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Brandon Harris

Big Data + Analytics @ Discover Financial

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Going through some homework tonight, I was stuck on checking my answers when using R. The numbers were close, but R was slightly different than my manual calculations. As it turns out, when doing an independent two-sample t-test, the default for R is to assume that two variances are not equal, which is why it spits out a big line that says “Welch Two Sample t-test”. I suppose the author of the text decided to spare us calculating df under the Welch test and just gave us data where the two variances were equal (or maybe we’re just ignoring Welch for now).

Anyway, after poking through the R documentation, I found this little gem regarding t.test parameters.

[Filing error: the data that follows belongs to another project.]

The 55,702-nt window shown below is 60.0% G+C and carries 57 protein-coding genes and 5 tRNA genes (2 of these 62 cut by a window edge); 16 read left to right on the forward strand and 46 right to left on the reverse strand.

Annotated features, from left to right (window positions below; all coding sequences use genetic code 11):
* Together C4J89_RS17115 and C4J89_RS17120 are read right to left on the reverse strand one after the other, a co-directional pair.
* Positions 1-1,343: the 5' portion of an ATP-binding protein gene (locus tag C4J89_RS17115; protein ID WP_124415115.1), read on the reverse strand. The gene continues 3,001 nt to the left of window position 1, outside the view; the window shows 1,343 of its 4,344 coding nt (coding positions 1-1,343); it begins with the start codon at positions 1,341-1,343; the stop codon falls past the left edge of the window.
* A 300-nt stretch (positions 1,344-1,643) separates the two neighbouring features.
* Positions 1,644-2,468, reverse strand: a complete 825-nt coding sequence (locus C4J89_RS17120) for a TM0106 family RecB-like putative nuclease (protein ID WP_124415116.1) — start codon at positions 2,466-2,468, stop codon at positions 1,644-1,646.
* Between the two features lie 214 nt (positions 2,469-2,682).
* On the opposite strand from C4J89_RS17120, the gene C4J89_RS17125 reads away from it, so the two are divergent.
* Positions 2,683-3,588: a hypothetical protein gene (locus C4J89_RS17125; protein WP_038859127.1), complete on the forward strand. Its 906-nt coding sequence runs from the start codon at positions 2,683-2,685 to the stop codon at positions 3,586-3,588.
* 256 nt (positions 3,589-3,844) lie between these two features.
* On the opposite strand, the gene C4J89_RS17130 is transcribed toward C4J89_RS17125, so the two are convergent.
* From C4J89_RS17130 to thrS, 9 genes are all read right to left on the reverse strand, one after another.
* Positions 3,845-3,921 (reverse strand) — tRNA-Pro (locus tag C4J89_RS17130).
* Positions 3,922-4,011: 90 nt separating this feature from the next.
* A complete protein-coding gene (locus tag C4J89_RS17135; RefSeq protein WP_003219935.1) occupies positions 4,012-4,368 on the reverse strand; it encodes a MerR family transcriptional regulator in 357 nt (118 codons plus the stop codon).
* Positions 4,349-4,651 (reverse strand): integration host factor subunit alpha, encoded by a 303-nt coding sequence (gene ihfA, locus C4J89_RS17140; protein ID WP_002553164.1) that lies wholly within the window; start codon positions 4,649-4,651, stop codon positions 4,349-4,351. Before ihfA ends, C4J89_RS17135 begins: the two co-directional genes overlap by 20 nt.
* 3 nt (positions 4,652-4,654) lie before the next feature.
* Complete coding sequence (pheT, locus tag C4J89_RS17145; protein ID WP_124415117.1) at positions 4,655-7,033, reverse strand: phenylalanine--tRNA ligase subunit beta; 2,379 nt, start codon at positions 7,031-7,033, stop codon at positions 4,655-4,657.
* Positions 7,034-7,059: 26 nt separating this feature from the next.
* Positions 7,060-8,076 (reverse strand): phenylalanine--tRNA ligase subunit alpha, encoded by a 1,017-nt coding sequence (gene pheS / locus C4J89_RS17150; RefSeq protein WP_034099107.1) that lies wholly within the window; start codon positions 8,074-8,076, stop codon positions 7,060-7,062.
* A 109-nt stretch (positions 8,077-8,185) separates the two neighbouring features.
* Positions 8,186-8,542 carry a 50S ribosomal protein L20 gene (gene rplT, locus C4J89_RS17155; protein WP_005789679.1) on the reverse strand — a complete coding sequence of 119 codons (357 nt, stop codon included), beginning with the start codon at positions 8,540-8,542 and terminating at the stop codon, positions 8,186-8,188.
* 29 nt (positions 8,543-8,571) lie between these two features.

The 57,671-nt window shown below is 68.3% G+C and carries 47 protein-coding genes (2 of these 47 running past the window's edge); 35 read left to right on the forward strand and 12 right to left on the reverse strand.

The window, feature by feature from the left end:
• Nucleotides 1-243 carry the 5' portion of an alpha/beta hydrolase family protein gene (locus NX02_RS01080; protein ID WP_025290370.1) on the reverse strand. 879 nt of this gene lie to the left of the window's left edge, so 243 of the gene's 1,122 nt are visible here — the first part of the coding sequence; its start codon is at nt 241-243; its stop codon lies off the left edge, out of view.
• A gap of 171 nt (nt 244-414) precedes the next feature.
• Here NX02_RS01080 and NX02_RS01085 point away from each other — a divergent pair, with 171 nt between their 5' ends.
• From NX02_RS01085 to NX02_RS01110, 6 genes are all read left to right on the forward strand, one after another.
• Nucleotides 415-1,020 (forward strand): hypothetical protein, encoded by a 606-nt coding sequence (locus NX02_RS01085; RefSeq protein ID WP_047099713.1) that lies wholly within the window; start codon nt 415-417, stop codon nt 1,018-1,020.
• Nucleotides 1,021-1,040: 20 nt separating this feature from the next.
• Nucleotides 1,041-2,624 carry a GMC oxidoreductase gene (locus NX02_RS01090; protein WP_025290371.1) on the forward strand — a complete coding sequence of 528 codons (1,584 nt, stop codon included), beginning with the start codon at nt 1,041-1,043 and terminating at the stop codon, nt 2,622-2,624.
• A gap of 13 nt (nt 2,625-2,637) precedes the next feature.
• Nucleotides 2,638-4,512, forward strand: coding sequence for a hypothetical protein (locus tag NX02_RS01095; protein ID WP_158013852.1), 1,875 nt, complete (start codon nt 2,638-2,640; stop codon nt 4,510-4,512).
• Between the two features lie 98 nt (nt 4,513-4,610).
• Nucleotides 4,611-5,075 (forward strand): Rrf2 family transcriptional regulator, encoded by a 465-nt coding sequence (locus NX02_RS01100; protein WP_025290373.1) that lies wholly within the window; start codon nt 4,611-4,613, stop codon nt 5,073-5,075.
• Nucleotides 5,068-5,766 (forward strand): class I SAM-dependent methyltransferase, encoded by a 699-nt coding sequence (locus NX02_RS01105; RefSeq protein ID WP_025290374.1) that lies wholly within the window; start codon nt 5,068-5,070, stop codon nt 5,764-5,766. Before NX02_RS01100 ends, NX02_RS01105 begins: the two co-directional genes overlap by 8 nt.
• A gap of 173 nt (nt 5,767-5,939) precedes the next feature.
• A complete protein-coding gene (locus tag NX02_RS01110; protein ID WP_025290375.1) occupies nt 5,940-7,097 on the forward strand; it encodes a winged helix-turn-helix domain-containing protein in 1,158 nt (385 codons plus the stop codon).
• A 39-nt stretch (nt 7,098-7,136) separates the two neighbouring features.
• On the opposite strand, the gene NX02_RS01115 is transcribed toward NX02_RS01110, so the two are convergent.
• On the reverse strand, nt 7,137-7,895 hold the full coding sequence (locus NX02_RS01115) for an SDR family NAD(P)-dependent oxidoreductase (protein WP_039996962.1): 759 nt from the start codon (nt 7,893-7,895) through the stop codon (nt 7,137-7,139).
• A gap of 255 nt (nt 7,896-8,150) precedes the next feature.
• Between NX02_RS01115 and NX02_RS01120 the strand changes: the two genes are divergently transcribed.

var.equal > a logical variable indicating whether to treat the two variances as being equal. If TRUE then the pooled variance is > >used to estimate the variance otherwise the Welch (or Satterthwaite) approximation to the degrees of freedom is used.

Setting var.equal=T in R forced it to use the method in the text, and my answers magically matched up with the R output.

Hopefully this post gets google-fied at some point and saves someone else the 30 minutes of checking, and re-checking their manual work.

Lesson learned… Read the R docs first to understand what’s happening behind the scenes, then double-check my work.